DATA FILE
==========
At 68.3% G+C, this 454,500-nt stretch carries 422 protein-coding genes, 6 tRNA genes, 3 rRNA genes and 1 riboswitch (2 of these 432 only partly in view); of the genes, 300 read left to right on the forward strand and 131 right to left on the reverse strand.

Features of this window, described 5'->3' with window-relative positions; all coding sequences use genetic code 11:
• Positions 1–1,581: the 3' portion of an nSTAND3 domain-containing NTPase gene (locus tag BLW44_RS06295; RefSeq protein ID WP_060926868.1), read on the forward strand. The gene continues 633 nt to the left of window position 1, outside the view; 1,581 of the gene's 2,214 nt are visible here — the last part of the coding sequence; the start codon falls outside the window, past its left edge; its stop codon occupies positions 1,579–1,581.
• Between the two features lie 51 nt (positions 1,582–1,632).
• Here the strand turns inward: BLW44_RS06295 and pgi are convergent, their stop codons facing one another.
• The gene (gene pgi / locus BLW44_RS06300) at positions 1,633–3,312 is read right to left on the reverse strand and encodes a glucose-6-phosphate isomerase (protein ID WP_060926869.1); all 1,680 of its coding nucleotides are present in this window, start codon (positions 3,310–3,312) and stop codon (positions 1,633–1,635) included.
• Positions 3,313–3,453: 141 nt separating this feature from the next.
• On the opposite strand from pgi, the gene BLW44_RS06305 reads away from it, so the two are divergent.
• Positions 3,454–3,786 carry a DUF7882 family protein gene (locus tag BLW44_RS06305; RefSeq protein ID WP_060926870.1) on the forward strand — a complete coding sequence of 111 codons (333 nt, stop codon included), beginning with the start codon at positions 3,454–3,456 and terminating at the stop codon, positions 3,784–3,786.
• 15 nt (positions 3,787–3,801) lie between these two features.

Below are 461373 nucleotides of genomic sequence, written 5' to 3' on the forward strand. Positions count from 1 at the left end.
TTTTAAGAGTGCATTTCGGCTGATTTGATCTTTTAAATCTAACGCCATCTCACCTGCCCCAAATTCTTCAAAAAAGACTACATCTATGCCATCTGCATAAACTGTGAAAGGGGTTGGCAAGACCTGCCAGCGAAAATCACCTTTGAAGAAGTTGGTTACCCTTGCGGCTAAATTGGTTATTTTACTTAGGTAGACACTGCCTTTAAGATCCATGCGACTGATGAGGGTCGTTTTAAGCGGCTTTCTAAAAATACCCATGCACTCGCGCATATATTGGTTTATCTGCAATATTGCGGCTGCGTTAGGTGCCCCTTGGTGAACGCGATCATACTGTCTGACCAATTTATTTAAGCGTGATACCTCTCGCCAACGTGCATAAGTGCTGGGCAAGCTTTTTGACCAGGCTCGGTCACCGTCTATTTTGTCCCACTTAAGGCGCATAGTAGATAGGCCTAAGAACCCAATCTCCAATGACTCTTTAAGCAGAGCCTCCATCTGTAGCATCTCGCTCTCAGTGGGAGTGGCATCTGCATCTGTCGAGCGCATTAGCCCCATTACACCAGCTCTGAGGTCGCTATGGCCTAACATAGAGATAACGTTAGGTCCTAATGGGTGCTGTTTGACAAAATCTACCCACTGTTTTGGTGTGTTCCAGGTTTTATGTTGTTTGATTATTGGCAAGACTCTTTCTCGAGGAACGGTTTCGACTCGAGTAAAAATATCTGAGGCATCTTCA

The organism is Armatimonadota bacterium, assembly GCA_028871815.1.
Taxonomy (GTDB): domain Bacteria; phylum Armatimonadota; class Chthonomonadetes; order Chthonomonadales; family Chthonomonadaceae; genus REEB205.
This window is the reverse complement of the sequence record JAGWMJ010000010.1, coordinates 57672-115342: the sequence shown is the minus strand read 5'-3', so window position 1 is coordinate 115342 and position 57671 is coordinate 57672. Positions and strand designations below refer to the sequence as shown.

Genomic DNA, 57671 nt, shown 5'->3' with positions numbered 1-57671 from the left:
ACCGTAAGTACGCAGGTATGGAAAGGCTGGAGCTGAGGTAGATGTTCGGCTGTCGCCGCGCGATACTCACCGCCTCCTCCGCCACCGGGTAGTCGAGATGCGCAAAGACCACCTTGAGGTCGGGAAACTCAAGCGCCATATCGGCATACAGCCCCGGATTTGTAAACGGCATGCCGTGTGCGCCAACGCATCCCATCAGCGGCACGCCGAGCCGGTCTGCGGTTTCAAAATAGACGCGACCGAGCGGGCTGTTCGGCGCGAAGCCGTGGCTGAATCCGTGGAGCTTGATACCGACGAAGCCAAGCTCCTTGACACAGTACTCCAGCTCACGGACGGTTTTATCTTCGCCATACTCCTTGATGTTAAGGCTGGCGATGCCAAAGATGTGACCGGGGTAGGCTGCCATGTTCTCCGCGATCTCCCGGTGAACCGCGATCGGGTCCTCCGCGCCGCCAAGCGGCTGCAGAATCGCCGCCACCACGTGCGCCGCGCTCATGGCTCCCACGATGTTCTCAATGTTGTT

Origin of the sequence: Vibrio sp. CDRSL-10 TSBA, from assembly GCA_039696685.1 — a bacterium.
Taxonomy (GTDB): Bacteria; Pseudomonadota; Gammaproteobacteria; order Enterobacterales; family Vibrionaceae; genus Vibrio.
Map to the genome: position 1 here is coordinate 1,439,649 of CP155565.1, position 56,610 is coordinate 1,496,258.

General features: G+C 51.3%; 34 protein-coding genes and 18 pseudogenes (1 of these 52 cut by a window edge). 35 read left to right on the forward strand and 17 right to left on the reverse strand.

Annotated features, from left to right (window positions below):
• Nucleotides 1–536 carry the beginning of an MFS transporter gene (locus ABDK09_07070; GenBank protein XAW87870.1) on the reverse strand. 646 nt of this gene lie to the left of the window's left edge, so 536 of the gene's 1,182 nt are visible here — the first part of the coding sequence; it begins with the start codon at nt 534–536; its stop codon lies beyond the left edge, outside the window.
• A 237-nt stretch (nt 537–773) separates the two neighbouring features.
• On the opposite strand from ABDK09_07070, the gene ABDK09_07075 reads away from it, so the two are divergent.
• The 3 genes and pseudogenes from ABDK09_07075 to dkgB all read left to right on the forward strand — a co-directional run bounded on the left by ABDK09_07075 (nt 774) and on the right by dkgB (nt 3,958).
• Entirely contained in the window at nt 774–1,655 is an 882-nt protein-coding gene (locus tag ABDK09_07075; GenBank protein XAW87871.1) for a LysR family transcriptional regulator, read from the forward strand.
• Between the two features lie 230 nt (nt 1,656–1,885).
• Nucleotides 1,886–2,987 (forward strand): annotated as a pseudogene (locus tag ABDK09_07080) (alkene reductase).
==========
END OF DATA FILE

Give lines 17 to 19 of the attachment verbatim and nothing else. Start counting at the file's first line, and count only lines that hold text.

ACCGTAAGTACGCAGGTATGGAAAGGCTGGAGCTGAGGTAGATGTTCGGCTGTCGCCGCGCGATACTCACCGCCTCCTCCGCCACCGGGTAGTCGAGATGCGCAAAGACCACCTTGAGGTCGGGAAACTCAAGCGCCATATCGGCATACAGCCCCGGATTTGTAAACGGCATGCCGTGTGCGCCAACGCATCCCATCAGCGGCACGCCGAGCCGGTCTGCGGTTTCAAAATAGACGCGACCGAGCGGGCTGTTCGGCGCGAAGCCGTGGCTGAATCCGTGGAGCTTGATACCGACGAAGCCAAGCTCCTTGACACAGTACTCCAGCTCACGGACGGTTTTATCTTCGCCATACTCCTTGATGTTAAGGCTGGCGATGCCAAAGATGTGACCGGGGTAGGCTGCCATGTTCTCCGCGATCTCCCGGTGAACCGCGATCGGGTCCTCCGCGCCGCCAAGCGGCTGCAGAATCGCCGCCACCACGTGCGCCGCGCTCATGGCTCCCACGATGTTCTCAATGTTGTT

Origin of the sequence: Vibrio sp. CDRSL-10 TSBA, from assembly GCA_039696685.1 — a bacterium.
Taxonomy (GTDB): Bacteria; Pseudomonadota; Gammaproteobacteria; order Enterobacterales; family Vibrionaceae; genus Vibrio.